Nine months. That's the length of the suspension handed out by the Nevada State Athletic Commission to former Strikeforce and K-1 champion Alistair Overeem for his elevated testosterone to epitestosterone level in his UFC 146 pre-fight drug test.
As a result of the test, Overeem was pulled from the heavyweight title fight against current champion Junior dos Santos, essentially pulling the air out of the all-heavyweight pay-per-view card.
Instead of the hyped match-up between dos Santos' boxing prowess and Overeem's world-class kickboxing, the Brazilian will now take on former champion, and submission specialist, Frank Mir.
The ripple effect did not stop there. Mir was slated to face another former champion in the co-main event, Cain Velasquez. With Mir taking on dos Santos, Velasquez will welcome former Strikeforce combatant Antonio "Bigfoot" Silva to the Octagon.
As such, Silva's original opponent, Roy Nelson, will take on Gabriel Gonzaga. But it doesn't stop there, Gonzaga was set to face another UFC newcomer, Shane Del Rosario. The former Strikeforce fighter will now face fellow undefeated prospect, Stipe Miocic thanks to all of the shuffling.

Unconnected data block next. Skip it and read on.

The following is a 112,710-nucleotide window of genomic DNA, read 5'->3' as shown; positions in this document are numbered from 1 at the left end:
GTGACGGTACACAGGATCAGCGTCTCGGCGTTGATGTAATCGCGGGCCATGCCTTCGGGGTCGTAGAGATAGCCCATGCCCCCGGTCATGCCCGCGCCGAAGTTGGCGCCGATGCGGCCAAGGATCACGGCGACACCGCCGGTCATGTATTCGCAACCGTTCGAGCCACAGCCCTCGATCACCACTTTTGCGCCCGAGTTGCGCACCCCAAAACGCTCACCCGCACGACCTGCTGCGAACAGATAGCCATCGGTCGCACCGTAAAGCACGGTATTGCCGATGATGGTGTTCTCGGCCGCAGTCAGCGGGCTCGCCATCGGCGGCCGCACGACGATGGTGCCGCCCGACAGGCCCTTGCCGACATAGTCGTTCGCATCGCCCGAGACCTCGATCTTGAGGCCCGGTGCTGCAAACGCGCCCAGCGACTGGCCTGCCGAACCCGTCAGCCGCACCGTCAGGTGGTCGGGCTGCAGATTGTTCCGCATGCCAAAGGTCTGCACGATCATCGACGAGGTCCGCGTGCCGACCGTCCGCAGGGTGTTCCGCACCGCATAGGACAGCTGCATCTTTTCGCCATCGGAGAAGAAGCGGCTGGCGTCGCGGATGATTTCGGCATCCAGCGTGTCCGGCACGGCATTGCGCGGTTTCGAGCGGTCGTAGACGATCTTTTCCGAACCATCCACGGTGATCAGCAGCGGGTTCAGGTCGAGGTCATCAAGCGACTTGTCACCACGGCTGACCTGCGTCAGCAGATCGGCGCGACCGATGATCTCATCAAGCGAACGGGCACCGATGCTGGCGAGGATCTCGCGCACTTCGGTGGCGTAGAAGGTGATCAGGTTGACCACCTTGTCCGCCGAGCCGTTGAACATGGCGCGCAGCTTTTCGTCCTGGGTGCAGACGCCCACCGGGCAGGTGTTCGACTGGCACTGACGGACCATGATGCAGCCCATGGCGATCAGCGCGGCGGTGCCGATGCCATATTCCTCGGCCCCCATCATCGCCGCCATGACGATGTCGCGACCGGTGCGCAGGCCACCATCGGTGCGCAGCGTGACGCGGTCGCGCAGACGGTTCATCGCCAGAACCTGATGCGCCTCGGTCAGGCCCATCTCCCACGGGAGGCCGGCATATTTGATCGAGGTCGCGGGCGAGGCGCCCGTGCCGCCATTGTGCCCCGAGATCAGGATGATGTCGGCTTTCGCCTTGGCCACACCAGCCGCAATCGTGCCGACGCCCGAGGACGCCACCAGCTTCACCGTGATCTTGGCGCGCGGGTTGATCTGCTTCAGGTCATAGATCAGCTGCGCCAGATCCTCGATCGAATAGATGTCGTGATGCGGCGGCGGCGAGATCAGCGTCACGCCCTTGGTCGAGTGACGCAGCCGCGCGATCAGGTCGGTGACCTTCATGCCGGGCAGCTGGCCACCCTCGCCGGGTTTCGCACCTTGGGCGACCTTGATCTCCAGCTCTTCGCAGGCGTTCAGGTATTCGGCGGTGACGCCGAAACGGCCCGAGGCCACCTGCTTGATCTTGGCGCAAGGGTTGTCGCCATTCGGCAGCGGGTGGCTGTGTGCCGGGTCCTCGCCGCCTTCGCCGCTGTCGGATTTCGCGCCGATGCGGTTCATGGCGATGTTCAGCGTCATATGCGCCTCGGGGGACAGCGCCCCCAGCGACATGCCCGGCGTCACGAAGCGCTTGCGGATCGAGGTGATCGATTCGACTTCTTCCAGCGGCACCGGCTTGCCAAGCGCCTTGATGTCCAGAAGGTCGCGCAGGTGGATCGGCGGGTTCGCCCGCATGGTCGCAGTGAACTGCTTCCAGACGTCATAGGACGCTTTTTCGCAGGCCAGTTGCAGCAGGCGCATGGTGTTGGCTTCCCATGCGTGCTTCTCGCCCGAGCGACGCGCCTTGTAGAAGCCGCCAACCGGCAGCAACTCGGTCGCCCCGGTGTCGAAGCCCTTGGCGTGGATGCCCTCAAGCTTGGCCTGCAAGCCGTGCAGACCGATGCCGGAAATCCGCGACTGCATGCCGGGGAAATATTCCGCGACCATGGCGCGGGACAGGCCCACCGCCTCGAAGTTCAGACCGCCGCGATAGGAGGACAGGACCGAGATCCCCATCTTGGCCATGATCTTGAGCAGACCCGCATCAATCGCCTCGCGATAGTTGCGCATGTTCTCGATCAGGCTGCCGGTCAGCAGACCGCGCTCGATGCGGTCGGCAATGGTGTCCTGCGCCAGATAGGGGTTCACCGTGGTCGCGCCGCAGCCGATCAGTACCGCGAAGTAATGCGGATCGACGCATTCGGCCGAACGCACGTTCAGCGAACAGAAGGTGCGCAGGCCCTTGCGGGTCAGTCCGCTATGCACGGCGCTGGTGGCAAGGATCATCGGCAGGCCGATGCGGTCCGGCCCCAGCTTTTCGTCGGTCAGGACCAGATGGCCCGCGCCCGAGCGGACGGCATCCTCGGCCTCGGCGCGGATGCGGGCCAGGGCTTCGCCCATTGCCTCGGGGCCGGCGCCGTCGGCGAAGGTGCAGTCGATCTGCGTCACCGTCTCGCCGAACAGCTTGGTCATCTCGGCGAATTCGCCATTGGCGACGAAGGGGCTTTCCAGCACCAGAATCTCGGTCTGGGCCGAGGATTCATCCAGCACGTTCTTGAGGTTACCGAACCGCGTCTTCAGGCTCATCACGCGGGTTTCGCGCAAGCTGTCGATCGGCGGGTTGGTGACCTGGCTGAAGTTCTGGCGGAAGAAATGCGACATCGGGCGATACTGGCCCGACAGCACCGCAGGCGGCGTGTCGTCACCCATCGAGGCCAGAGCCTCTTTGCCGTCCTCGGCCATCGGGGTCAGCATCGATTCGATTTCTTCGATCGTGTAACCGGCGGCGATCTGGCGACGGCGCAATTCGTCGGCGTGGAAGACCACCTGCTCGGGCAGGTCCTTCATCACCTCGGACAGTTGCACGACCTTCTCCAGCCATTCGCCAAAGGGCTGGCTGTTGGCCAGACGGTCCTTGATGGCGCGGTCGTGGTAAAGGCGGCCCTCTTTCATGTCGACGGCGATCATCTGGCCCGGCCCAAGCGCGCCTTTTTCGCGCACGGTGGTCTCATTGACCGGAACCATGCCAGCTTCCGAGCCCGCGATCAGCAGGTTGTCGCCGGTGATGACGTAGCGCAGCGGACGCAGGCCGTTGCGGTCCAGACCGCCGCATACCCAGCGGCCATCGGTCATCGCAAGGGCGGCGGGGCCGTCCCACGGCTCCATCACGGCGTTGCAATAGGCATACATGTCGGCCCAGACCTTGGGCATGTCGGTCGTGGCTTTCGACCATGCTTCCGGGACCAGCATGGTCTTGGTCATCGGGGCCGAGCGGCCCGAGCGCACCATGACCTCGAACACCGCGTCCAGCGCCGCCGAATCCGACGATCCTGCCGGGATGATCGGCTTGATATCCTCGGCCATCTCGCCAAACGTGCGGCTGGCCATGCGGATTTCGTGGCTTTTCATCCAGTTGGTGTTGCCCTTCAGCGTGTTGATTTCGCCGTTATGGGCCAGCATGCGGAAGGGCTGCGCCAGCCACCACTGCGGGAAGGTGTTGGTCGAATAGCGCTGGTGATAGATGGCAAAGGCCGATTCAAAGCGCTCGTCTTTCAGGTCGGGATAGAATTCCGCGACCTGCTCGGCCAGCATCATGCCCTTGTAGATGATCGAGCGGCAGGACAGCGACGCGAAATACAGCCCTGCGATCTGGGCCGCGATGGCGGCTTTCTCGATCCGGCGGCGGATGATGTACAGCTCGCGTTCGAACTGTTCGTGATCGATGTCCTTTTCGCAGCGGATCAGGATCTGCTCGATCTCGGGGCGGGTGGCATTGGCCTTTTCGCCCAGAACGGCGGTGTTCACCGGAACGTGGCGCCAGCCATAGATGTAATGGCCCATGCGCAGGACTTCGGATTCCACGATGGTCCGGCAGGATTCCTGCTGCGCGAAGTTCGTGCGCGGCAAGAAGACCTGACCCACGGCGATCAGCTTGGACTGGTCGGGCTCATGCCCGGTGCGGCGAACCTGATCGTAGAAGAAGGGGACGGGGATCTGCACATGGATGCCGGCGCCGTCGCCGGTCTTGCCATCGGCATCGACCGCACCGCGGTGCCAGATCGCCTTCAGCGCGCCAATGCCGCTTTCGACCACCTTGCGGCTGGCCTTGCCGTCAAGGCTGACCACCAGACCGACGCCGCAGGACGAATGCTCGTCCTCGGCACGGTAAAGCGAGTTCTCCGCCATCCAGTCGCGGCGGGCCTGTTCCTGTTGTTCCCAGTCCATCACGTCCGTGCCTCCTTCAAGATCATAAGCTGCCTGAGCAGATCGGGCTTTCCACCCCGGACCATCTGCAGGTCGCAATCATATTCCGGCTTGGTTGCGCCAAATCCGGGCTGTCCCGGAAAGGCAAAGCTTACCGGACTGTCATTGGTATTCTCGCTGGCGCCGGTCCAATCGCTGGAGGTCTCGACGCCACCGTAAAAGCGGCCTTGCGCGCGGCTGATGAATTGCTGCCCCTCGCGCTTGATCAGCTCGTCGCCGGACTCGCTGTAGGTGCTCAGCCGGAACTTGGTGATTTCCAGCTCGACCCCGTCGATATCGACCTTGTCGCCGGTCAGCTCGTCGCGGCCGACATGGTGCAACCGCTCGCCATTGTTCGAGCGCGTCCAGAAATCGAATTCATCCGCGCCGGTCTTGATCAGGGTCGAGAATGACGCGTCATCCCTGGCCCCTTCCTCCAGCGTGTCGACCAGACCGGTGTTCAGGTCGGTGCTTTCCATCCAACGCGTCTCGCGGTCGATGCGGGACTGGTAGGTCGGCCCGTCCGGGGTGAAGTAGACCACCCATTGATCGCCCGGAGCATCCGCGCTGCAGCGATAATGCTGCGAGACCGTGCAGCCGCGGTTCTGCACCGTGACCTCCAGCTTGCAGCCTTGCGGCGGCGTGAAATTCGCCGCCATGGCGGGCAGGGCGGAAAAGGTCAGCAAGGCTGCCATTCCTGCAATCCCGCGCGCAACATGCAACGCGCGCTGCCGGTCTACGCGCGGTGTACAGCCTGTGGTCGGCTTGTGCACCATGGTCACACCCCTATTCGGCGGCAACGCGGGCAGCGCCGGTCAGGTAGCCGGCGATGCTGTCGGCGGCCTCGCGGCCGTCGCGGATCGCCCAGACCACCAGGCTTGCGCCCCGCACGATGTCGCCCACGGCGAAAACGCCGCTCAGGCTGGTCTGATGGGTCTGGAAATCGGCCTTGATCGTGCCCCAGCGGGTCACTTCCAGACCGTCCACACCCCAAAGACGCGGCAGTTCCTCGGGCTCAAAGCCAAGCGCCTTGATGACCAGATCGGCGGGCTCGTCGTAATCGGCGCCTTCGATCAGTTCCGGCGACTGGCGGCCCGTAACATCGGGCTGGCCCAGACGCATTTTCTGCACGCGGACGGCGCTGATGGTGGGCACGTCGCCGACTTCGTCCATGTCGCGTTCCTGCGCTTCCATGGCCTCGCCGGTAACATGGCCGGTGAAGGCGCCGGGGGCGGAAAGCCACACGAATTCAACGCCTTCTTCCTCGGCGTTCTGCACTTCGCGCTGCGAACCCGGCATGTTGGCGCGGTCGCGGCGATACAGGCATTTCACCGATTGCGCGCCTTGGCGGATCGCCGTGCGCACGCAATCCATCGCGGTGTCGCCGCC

Did you get all of that?
The shock waves caused by Overeem's removal have created a very unclear title picture for the division. The Mir/Velasquez winner was slated to be the next challenger for the belt, but now the co-main event features two fighters coming off losses in their last bouts. Selling either fighter—Velasquez or Silva—as the next contender may prove to be difficult for the promotion.
Further complicating things is the fact that Overeem can return to competition in December. The failed test is an obvious black eye for the fighter and the promotion, but denying "The Reem's" fighting abilities is difficult. Should he be forced to start at the bottom of the ladder when he returns? Or should he be given the title shot he earned prior to the failed test?
Whatever the UFC decides, the events that have unfolded over the last month have left the division in a state of disarray. One can only hope that on May 26, the heavyweight title picture will sort itself out in the best way possible, inside the Octagon.
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